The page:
This is the dilemma. I cannot speak for other countries or even for other parts of the USA, but I know that in my neck of the woods, many people no longer believe in using government power to help people, only to punish them. As long as that mindset remains popular, politicians like Cameron will be able to win election and preside over a transformation of our societies into police states, creating a kind of apartheid world where the people with wealth use massive force against the poor, who will increasingly rise up in violence and disorder out of their ever-growing despair and frustration. The poor are being put into a vise where their insides are being squeezed and crushed, with no hope of assistance from the government that is supposed to represent them. Can you blame them for rising up?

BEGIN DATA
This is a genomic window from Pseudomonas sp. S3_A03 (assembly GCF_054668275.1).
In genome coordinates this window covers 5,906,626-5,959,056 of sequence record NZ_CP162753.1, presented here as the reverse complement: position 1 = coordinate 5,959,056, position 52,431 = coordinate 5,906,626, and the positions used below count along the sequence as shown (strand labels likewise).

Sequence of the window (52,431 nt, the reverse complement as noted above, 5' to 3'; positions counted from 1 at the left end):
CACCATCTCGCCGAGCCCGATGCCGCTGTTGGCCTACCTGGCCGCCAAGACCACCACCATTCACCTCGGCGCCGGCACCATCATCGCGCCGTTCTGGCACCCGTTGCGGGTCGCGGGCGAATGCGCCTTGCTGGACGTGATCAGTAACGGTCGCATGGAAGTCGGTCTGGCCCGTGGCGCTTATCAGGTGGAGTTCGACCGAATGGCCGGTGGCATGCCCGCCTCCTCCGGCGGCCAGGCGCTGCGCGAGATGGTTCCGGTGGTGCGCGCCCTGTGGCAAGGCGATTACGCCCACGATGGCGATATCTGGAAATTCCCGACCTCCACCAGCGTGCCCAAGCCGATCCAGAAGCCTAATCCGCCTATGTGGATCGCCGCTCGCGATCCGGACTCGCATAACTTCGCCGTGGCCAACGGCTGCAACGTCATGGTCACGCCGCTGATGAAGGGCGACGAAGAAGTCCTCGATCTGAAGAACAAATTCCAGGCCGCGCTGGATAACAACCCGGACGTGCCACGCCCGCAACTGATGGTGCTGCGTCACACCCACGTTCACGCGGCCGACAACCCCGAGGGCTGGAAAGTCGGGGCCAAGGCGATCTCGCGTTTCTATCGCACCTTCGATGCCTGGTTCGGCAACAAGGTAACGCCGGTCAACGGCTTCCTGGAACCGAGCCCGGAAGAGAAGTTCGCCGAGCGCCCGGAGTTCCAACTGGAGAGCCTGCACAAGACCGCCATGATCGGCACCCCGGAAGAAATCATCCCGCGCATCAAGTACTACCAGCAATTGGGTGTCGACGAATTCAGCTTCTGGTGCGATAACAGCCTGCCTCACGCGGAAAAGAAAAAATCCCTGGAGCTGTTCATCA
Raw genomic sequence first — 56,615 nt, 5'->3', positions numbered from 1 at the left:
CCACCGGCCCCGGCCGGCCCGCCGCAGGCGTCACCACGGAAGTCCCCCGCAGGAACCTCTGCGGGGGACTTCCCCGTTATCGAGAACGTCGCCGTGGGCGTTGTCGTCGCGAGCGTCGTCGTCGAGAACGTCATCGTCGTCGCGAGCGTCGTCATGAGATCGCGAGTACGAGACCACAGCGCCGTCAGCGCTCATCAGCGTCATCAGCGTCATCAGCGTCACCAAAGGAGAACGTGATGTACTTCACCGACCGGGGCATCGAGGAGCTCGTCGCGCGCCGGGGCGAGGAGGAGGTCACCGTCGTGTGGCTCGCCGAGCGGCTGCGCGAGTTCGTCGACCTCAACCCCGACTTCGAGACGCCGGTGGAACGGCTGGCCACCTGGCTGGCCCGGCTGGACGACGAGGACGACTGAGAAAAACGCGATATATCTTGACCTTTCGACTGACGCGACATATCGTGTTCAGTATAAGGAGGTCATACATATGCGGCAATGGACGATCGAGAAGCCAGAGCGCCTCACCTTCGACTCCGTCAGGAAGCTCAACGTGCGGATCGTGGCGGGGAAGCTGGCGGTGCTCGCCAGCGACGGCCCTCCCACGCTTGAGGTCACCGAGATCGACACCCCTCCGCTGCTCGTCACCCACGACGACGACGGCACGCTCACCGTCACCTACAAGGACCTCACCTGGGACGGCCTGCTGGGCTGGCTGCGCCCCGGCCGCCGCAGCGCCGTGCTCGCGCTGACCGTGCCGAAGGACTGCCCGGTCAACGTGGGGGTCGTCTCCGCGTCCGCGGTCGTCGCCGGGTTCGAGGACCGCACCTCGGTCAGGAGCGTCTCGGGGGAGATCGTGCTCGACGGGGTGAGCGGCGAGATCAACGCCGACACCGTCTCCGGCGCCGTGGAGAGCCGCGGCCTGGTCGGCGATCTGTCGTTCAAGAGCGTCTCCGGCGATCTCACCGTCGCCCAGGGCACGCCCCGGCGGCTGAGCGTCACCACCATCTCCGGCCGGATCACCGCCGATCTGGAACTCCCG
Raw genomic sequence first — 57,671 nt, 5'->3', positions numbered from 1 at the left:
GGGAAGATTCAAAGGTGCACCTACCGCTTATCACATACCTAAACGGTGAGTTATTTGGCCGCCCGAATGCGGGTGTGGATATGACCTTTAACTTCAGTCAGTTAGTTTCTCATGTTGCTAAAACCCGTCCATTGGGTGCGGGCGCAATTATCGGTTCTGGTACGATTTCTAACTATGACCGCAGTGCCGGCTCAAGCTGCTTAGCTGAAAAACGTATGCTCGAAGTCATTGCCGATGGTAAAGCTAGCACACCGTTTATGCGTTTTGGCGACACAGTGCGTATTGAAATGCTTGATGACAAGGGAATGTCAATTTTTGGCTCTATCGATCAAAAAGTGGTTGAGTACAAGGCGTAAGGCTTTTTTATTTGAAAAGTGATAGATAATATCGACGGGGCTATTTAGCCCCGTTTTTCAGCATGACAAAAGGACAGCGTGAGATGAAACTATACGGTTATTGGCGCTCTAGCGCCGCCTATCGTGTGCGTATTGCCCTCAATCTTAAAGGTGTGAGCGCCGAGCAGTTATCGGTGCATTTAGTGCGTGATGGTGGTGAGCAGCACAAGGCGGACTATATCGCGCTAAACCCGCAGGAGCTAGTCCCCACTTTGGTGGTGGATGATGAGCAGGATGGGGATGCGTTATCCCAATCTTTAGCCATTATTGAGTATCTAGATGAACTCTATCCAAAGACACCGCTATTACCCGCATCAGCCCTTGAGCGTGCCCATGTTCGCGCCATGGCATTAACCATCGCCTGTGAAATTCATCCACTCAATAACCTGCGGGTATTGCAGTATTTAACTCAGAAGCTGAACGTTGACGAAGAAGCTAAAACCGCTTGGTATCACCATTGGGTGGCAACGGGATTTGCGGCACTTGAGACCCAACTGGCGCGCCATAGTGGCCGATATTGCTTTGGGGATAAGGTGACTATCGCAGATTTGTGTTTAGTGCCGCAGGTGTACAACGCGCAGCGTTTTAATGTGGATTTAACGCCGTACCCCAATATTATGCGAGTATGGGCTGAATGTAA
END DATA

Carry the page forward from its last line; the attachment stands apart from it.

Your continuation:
1 comment:

Maelstrom said...

Thoughtful discussion on the Open Society Foundation blog.See the link of links to the left,or go to: